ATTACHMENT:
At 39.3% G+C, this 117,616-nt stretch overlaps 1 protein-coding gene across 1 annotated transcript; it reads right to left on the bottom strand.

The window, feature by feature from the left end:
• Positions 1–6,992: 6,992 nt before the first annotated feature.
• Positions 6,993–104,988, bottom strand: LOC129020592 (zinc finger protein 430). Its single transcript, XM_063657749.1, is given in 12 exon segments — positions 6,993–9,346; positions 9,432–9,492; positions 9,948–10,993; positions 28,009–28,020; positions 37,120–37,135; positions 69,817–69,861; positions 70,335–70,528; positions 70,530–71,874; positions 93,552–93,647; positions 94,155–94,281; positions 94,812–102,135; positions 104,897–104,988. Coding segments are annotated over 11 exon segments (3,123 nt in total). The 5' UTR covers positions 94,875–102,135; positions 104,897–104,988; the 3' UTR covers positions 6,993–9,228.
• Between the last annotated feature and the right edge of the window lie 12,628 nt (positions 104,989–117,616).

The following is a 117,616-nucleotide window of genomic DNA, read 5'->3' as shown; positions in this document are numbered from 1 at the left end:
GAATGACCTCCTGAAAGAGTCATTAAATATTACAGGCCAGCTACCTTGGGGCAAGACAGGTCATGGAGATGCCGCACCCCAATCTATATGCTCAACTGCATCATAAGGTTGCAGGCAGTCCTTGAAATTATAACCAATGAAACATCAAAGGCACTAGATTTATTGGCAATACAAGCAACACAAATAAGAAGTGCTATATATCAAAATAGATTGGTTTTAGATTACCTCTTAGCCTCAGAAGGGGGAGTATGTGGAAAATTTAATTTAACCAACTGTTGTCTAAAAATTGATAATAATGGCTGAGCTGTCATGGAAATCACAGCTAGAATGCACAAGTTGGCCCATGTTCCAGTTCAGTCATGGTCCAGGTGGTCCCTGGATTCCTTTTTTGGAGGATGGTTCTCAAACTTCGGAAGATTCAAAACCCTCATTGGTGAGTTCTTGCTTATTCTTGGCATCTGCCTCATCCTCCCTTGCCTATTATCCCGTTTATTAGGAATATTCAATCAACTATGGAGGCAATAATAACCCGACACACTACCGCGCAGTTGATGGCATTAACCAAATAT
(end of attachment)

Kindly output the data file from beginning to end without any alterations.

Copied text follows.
At 39.3% G+C, this 117,616-nt stretch overlaps 1 protein-coding gene across 1 annotated transcript; it reads right to left on the bottom strand.

The window, feature by feature from the left end:
• Positions 1–6,992: 6,992 nt before the first annotated feature.
• Positions 6,993–104,988, bottom strand: LOC129020592 (zinc finger protein 430). Its single transcript, XM_063657749.1, is given in 12 exon segments — positions 6,993–9,346; positions 9,432–9,492; positions 9,948–10,993; positions 28,009–28,020; positions 37,120–37,135; positions 69,817–69,861; positions 70,335–70,528; positions 70,530–71,874; positions 93,552–93,647; positions 94,155–94,281; positions 94,812–102,135; positions 104,897–104,988. Coding segments are annotated over 11 exon segments (3,123 nt in total). The 5' UTR covers positions 94,875–102,135; positions 104,897–104,988; the 3' UTR covers positions 6,993–9,228.
• Between the last annotated feature and the right edge of the window lie 12,628 nt (positions 104,989–117,616).

The following is a 117,616-nucleotide window of genomic DNA, read 5'->3' as shown; positions in this document are numbered from 1 at the left end:
GAATGACCTCCTGAAAGAGTCATTAAATATTACAGGCCAGCTACCTTGGGGCAAGACAGGTCATGGAGATGCCGCACCCCAATCTATATGCTCAACTGCATCATAAGGTTGCAGGCAGTCCTTGAAATTATAACCAATGAAACATCAAAGGCACTAGATTTATTGGCAATACAAGCAACACAAATAAGAAGTGCTATATATCAAAATAGATTGGTTTTAGATTACCTCTTAGCCTCAGAAGGGGGAGTATGTGGAAAATTTAATTTAACCAACTGTTGTCTAAAAATTGATAATAATGGCTGAGCTGTCATGGAAATCACAGCTAGAATGCACAAGTTGGCCCATGTTCCAGTTCAGTCATGGTCCAGGTGGTCCCTGGATTCCTTTTTTGGAGGATGGTTCTCAAACTTCGGAAGATTCAAAACCCTCATTGGTGAGTTCTTGCTTATTCTTGGCATCTGCCTCATCCTCCCTTGCCTATTATCCCGTTTATTAGGAATATTCAATCAACTATGGAGGCAATAATAACCCGACACACTACCGCGCAGTTGATGGCATTAACCAAATAT